Anyway, what’s up with the kids?  Well, the next floor, it seems . . .


All excerpts from The Foundation Chronicles, Book Two: B For Bewitching, copyright 2015, 2016 by Cassidy Frazee)

They followed Coraline to the lift and rode it in silence up to the next floor. As they walked through the waiting area Kerry saw how different the bays here were compared to the ones just below on the first floor. The beds seemed a bit smaller but more plush. The lighting was more subdued but the floor didn’t appear enveloped in shadow, as if the light came from indirect locations and not from point sources. The bays were nearly twice the size of the ones on the first floor, and each one possessed a lot more equipment: some were easily identifiable as monitors, there were a few things he couldn’t place.

Annie glanced to her left and right and didn’t bother trying to make guesses. “What this area?”

“Intensive Care Unit.” Coraline indicated open bay on either side of the ward corridor. “Six bays, twelve beds, and—” She half-turned and pointed down the corridor to a glassed-in room at the end of the ward. “The operating theater, just in case I gotta open someone up and fix things that way.”

Kerry almost whistled. “You do that?”

“When necessary. I haven’t had the need in a while, but there have been a few instances where I’ve had to get inside someone and poke around.” She took a slow, deep breath as she tapped her hips. “There is where you come when you’ve got most of both feet on the other side of The Curtain and are about to push through The Veil.” She lowered her voice, more out of habit than fear they were going to be overheard. “It’s where I bring our occasional suicide attempt so we can give them an opportunity to chill and get help before heading back out with the rest of the student body.”

“Does that happen often?” Kerry felt a sudden unease over the possibility that someone he knew may have been here for a day or more because the pressures of class.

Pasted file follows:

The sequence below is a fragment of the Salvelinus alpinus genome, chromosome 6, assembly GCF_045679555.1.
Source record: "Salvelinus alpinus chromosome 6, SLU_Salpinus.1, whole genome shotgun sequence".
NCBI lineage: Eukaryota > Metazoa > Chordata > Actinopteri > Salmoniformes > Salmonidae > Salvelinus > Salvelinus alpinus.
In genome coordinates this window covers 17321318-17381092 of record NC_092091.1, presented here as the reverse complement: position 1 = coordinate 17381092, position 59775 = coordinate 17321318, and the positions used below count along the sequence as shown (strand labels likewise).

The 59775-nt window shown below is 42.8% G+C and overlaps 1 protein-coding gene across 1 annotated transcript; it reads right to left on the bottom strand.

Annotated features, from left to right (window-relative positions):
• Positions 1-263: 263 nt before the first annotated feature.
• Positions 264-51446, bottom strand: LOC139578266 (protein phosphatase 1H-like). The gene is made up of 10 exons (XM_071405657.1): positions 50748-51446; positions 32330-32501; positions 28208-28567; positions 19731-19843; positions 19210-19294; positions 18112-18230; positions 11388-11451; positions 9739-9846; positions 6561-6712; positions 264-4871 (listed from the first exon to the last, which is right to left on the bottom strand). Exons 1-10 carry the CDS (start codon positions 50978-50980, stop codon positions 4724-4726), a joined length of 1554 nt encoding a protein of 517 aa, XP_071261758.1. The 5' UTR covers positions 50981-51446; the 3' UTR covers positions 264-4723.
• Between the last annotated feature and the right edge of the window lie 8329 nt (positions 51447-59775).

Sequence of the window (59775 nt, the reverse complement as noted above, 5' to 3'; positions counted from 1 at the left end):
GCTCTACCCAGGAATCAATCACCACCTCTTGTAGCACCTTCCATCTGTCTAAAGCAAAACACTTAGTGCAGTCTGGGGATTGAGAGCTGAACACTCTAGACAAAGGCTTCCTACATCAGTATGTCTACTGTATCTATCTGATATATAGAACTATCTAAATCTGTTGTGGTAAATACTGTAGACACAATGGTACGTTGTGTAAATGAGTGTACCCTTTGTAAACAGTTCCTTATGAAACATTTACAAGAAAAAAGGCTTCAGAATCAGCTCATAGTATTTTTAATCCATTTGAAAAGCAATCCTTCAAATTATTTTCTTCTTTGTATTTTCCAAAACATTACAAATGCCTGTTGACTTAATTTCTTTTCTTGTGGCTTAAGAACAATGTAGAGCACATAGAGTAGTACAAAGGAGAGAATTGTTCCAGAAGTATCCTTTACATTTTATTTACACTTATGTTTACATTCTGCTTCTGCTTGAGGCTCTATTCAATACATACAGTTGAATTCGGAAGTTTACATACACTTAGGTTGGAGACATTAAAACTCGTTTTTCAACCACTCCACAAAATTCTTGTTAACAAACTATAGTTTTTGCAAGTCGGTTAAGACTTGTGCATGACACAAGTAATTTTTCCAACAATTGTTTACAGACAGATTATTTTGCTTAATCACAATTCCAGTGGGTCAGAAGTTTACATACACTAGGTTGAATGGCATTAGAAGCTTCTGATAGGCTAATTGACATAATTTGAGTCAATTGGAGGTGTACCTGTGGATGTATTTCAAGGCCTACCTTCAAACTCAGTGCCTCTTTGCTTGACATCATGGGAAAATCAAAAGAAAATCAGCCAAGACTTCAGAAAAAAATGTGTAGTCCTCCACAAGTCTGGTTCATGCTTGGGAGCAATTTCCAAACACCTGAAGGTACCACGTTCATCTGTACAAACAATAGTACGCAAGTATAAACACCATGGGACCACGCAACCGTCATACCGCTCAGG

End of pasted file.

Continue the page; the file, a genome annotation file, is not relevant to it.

Coraline nodded towards the bay on the children’s right. “Bay Five, please. You guys can sit on Bed Two.” She sat on the bed on the left—#1, numbered the same as below—while Annie and Kerry sat on the edge of the bed across from here. “Let me fill you in on what we discussed, Kerry. First of all, we’re certain you’re going to have the same dream tonight.”

He stared at the floor while nodding. “I think so, too.”


It was stated prior to this that the ICU existed in the space between the main ward on the first floor and the third floor private holding area.  This is where you come when you’re in really bad shape:  like dying-time-is-here shape.  And Coraline can even operate on you if the need arises, ’cause sometimes you gotta get in there and see what you’re using magic to fix.

She also brings up another point:  every so often there’s a suicide attempt because you’re not just dealing with witches, you’re dealing with teen witches, and that means you get to deal with all the dramatic bullshit that goes with being a teen.  It’s not unusual that some kids get way bent out of shape due to the pressure, and when they feel like they can’t take it any more, they may head off looking for a way out.  The thing with this school, however, is that one doesn’t have to be a cutter, or OD on pills, to kill yourself at Salem:  there are lots of ways to end one’s life, and most of them–if you know what you’re doing–take but a few seconds.  Think about it:  any one doubt that what Annie can do to others she could also do to herself?  And we won’t even get into what one can do with transformation magic . . .

Now that I have that happy info out of the way, it’s time for Coraline to get down to brass tacks:


“Since you know what’s coming, and what to expect, no one thinks you’ll have a problem. Now, since no one has ever recorded what happens to someone when this secondary aura integrates with the primary one, so I’m gonna have all the monitors running on you tonight. Not only that, but Isis is setting up six Spyeyes in Bay One right now, so I’ll get recordings of both your physical and astral forms.” Coraline nodded towards Annie. “And, yes: I know you’ll be sleeping next to him. Trust me, no one will care.

“Tomorrow, the Headmistress, Erywin, and me are meeting with officials in Paris. We’re going to tell them what we know, what is happening with you, and what is going to happen—”

Annie took Kerry’s hand. “Have you figured out how to keep The Foundation from intruding too much into Kerry’s life?”

Coraline’s face lit up. “Erywin figured it out. She’s going to report that as Kerry is csimale, whenever he transitions over to his female form he is essentially considered a transmale, and therefore he is afforded any and all LGBTAIQ protections. That means if certain people in The Foundation start getting too inquisitive, Erywin will step in and tell them to back off.”